Now for the meat of the matter. How did I cook them? First, they must be soaked for at least 8 hours (listed below). I soaked them almost 24 hours because of time and other things that came up. Then drain them as shown below (as you would with pasta) and noticed that they have expanded. Below is what 1 pound of black eyed peas looks like after soaking:

Normally, you take the meat (sausage) and sauté together with the onions and celery in olive oil (which I prefer) or butter until they sweat. I would say 5-10 minutes. In this case, the meat was already cooked so I added the turkey towards the end (the last 60 minutes or so). I did use both dark and white meat. This is the same turkey I blogged about a while back.

Using a post of at least 6 quarts, add the liquid, and bring to a boil. Then add the black eyed peas (and port if you used it) for about 10-15 minutes. I would add all the remaining spices, and even add a "pinch" more garlic. If you use pork, be careful of how much salt you use (you may not need any at all until the last stage of cooking). The ham hock or ham bone would go in first and boil for about 1 hour. Then add the black eyed peas. Once this is done, simmer for at least 1 hour but you could cook for 2 hours. As long as the peas have not split, you're ok.

Lastly, let the flavors settle for a bit (5-15 minutes) and serve with rice. Trust me, they taste better in the days ahead. They do freeze well but don't freeze them with rice.

Last. Plate up with some rice & eat!!!!!!

Works Cited:
1. "Black Eyed Peas: Not Just Good Music, but Good for Your Diet Too", Joshinda Williams, Associate Content Internet site, July 2, 2007 : "Black Eyed Peas: Not Just Good Music, Good for Your Diet Too", Joshinda Williams, Associated Content Internet site, 7/2/07

February 10, 2010

Hungry Hound

These are some segments from the Hungry Hound, WLS-TV Chicago. I really enjoy the weekly segments because I can make note of so many up and coming places to eat. The Greater Chicago has a TON, and is next to impossible to keep up with everything.

Chicago's indoor year round French Market:

The type of cuisine is a bit different where places use the entire animal. Jimmy Banos, Jr. is the chef at the ThePurple Pig, which I have not dined at (yet). Banos' father (seen early in this clip) and uncle are the founders of Chicago legend "Heaven on 7", know for its southern dining.

Speaking of Southern dining, Morrison's Retaurant is joining other legends such as Army & Lou's and BJ's Market, making some very good food. A rarity because all the items are under $9.00. I got hungry watching this. In the event you every come to Chicago, a good reference for where to eat is the Hungry Hound, found on WLS-TV channel 7, Chicago.


Asparagus. Something I really didn't like very much as a kid but eventually began to like them. Now before you try to adjust your screen, the asparagus you see above is white asparagus. White asparagus??? What's the difference between that and the normal green variety? The white variety is not quite as strong (flavor-wise/ more delicate for lack of better words) as the green. It is deprived of any light so changing to green will not happen (botanist I'm not so you can do an engine search for that).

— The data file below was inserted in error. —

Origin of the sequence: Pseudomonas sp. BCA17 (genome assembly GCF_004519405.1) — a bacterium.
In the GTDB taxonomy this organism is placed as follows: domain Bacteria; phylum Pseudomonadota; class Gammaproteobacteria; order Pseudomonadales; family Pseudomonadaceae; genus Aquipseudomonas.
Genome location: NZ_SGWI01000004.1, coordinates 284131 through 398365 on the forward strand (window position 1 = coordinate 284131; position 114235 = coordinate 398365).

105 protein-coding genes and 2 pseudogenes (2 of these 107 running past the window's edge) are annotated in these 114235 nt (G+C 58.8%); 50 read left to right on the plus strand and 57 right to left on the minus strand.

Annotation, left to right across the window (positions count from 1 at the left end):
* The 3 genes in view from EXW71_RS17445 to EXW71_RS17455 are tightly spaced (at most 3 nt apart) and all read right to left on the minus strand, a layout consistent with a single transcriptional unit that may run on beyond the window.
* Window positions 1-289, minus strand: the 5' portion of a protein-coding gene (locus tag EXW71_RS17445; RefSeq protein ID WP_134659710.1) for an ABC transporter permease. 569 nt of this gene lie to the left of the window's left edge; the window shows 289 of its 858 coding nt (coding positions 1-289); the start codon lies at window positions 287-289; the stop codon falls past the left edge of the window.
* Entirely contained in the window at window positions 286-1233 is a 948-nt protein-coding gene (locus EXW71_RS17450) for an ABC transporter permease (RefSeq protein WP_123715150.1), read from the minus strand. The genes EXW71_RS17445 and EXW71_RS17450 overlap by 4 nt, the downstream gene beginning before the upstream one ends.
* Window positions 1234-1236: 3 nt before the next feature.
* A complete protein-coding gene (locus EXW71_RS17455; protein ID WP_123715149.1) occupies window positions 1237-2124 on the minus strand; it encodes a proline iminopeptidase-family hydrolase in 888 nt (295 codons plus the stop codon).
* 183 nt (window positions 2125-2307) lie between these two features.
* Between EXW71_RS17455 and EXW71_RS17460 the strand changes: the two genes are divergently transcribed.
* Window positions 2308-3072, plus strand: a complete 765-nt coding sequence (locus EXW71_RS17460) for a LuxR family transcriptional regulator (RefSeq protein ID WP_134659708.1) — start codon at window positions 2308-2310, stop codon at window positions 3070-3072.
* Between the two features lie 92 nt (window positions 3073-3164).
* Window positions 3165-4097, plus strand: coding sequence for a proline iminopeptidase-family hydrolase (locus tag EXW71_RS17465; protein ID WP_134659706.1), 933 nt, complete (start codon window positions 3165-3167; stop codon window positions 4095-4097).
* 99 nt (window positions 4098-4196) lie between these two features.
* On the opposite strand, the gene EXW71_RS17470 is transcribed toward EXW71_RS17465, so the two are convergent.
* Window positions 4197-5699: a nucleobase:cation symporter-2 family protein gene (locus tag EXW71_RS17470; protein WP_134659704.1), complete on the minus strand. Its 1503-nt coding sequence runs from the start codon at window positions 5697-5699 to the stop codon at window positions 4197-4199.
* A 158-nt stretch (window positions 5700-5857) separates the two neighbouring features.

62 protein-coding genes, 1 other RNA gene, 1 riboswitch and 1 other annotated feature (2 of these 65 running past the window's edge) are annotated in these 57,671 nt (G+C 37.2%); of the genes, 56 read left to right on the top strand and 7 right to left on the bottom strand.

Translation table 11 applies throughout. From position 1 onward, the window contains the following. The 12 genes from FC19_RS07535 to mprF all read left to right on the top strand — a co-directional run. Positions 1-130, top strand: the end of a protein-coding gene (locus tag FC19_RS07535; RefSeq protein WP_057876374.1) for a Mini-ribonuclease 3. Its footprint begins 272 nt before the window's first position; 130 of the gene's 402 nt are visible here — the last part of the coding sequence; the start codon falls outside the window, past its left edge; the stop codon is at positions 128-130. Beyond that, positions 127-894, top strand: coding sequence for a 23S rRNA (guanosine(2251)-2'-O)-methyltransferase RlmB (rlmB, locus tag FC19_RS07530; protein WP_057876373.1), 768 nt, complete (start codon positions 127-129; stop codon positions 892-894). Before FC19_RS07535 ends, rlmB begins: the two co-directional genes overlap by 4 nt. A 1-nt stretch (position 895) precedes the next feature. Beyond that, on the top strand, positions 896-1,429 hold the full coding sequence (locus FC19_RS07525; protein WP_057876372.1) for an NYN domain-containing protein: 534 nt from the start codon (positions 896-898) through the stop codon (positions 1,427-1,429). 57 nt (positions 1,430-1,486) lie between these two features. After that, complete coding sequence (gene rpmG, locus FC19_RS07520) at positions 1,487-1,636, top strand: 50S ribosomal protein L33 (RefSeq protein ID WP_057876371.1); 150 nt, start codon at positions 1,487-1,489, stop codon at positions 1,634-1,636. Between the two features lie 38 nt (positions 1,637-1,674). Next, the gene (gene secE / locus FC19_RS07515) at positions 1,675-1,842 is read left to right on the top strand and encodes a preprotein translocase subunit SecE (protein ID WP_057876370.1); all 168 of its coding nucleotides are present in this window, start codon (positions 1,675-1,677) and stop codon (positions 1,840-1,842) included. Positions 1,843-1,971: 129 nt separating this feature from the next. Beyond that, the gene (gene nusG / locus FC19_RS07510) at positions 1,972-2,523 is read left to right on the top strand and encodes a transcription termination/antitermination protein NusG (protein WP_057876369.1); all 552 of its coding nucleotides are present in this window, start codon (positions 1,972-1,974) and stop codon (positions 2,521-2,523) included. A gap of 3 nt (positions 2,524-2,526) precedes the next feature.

If you have someone who doesn't like the more traditional asparagus, try these and see how they react. The same rules apply when you buy any variety- fresh smell (if any), consistent color of the asparagus, not wrinkled, and free of any mold (at the bottom in particular) or discoloration on the bottom.

So how did I cook these? It's pretty simple.

1. I cut off the lower inch from the bottom since that's the hardest part to cook.

2. One think I read about was to shave the skin off of the lower 2/3 of the stalks. The instructions from a package I bought gave specific instructions to do so. I did it and have done so ever since.

3. Get a pan big enough where the asparagus can fit properly and be fully covered with water. Bring to a boil. I placed some extra virgin olive oil in the pan for some extra flavor. Add some salt for taste.

4. Boil for 10 minutes and then drain the water after cooking. They should be fork tender when finished cooking. I drain the water, especially if they will sit for a short period. This will prevent them from being too soggy.

5. If they do sit for a short period (say 5-10 minutes), I would suggest that you use a pan than can retain some heat. That way, you don't worry about overcooking (simmering them longer than needed; the risk is over soaking or burning them).

6. The only thing I add to them as far as seasoning is salt, pepper, and olive oil- then end!!! Asparagus really doesn't need any more seasoning but if I were to do anything else, garlic and/or ginger would be the only things I would consider. The spices I mentioned above are meant only to complement the asparagus, not overtake the flavor of it.

7. Plate and eat!!!! Take you meat of choice, potato dish, pasta salad (or mac and cheese) or rice would be a perfect complement together. Enjoy.